The food is delicious, vegetarian, lots of greens and what Ben calls “al dente legumes” that produce a tremendous amount of gas during digestion, so that while we sit in zazen my bowels make ominous bubbling noises like an air horn being fired up the ass of an elephant. I’m terrified to let out a fart, not only because it would be embarrassing to rip one in a room of 40 absolutely silent people, most of whom seem to have had humor-ectomies, but because the ones I actually let out smell bad enough that even I don’t want to meditate in a cloud of my own creation.
Lots of the day is silent. While in theory I like this, it’s almost worse to be doing made up sign language to try to indicate you want someone to pass the salt. It seems like even worse than just saying it. And it makes the simplest things — a bit of food on your face, stepping on someone’s foot by accident — like a Mr. Bean sketch. Sometimes I start laughing and can’t stop, like in church. The many Europeans here, on the other hand, seem to have no trouble at all keeping stone-faced, which makes me feel more awkward. Whatever happened to the laughing Buddha?
There is a really crazy thing about the way the white people here dress in Indian clothing. Granted, when I had a sari made for me I thought that was pretty cool, and then I wore it around and felt sort of weird, like dressing like a gangster and going down to hang out in the projects. It was just totally obvious that’s not my normal clothing. The people here are wearing more toned down, hippified versions mostly, like those ankle-length linen pants in turquoise or something. What really irks me, though, is the dudes-in-shawls thing. I just can’t dig on a guy in a pashmina, any more than a man with a low-slung pony tail — or worse, hair half-up, half-down. Yikes. Sorry, guys, but the fashion road is just a lot narrower for you.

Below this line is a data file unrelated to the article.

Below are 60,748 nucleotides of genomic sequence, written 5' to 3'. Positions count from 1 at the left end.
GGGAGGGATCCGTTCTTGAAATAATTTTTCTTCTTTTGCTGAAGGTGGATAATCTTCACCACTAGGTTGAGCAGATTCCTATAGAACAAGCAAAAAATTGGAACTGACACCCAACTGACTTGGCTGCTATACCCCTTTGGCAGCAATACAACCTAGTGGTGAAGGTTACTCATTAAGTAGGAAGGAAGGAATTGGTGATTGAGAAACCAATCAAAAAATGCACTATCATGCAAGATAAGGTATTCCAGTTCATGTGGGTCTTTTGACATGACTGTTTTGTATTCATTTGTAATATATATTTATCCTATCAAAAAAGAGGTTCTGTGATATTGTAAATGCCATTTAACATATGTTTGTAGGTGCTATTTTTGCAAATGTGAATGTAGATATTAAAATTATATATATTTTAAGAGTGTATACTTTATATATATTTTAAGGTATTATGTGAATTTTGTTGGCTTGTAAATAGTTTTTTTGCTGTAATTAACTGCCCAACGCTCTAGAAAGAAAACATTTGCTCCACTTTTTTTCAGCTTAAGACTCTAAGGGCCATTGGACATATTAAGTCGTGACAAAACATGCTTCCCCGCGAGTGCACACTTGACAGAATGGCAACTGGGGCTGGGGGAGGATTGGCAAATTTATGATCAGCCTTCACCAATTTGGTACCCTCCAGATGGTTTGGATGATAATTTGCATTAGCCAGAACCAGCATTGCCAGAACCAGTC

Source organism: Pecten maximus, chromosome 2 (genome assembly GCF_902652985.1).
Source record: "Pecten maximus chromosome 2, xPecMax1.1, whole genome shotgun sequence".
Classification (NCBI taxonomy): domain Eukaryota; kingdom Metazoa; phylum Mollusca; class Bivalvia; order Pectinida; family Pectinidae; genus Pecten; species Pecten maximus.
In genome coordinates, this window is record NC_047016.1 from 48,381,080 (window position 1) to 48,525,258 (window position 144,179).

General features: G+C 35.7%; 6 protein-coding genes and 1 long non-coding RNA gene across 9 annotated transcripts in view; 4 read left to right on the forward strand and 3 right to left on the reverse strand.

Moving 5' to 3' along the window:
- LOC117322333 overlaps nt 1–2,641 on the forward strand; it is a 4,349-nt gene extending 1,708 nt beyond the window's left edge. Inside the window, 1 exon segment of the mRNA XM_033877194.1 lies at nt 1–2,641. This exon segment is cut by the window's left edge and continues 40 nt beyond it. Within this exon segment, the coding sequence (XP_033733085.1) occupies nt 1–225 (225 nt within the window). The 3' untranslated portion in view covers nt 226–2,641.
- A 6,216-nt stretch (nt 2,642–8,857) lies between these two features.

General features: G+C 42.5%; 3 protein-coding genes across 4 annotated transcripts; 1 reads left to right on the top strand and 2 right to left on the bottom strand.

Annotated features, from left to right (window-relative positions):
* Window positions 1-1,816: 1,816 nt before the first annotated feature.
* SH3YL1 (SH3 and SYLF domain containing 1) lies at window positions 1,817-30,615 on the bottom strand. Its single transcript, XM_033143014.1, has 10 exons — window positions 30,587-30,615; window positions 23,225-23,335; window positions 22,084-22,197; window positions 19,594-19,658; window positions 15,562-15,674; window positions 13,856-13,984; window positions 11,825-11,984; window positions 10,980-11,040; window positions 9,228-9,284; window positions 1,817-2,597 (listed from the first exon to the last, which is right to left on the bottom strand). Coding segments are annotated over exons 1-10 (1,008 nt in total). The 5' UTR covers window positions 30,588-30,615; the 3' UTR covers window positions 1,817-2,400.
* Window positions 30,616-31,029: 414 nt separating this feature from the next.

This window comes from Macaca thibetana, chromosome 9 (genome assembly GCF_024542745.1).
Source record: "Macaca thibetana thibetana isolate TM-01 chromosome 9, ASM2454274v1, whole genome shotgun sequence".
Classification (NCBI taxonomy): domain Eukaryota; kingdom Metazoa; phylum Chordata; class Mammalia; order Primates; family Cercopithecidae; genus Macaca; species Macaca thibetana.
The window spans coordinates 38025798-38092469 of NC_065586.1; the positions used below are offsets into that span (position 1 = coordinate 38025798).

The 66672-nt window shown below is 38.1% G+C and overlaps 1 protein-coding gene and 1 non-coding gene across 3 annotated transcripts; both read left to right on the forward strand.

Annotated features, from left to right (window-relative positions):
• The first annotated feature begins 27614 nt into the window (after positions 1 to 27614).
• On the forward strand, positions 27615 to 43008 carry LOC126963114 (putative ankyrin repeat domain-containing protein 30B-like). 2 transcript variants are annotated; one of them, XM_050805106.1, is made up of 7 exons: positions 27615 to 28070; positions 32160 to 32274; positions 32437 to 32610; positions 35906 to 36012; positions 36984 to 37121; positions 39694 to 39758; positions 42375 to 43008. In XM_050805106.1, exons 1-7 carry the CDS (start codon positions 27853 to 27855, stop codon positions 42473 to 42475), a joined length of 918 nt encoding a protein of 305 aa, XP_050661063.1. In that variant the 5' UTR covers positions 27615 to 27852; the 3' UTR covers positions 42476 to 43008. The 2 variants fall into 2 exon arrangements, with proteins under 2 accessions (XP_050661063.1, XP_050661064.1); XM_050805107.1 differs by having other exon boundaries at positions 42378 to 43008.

As for the meditation, sitting in zazen is intensely physically uncomfortable. Most of the time I am thinking about my hips, or my knees, or lower back, and how it seems like a tendon is about to tear off my kneecap any second, and what would I do, blah, blah. When I’m not thinking about that, I get to see what’s going on in my mind, which appears on closer inspection to be kind of like a dusty garage full of TVs with broken screens playing the audio of commercials from approximately 1988-1998. Like, just a loop of “I believe in Crystal Light… cause I believe in me!” Or “Get in the zooooone -- The Auto Zone!” When I’m really reaching for the next spiritual plateau, I decorate rooms in my fantasy house, which is looking really awesome these days. I feel like everyone else in the room, sitting totally still with beautiful posture, is probably steadily inching their way towards Enlightenment, while I bend and squirm and itch and hear a line of Bon Jovi swirl around and around the drain of my consciousness. Each session is 25 minutes with a 5 minute walking break (the lady announces “kinhin” or “freakin’ hin” which I think is actually “free kinhin” when it’s time to walk around), and I spend at least half of every session praying fiercely for it to be over (and resenting the shit out of the woman who rings the start and end bell, wondering if she forgot to look at the clock, or if she’s drawing this session out to punish me, or what) or making plans for the future -- like, future bed linens, or porch furniture, or (winning first prize for irony) how I’m going to meditate a lot in the future.
Once I took some students on a trip to New York; one student kept asking me all the time “what are we doing later? What are we going to have for lunch? What are we doing tomorrow?” So I said, “look, maybe there won’t be a later. Maybe when we walk out of this museum you’ll get hit by a bus and die. So, let’s just enjoy what’s happening now.” I have come all the way to India to find that very child is the loudest voice in my head. Talk about irony.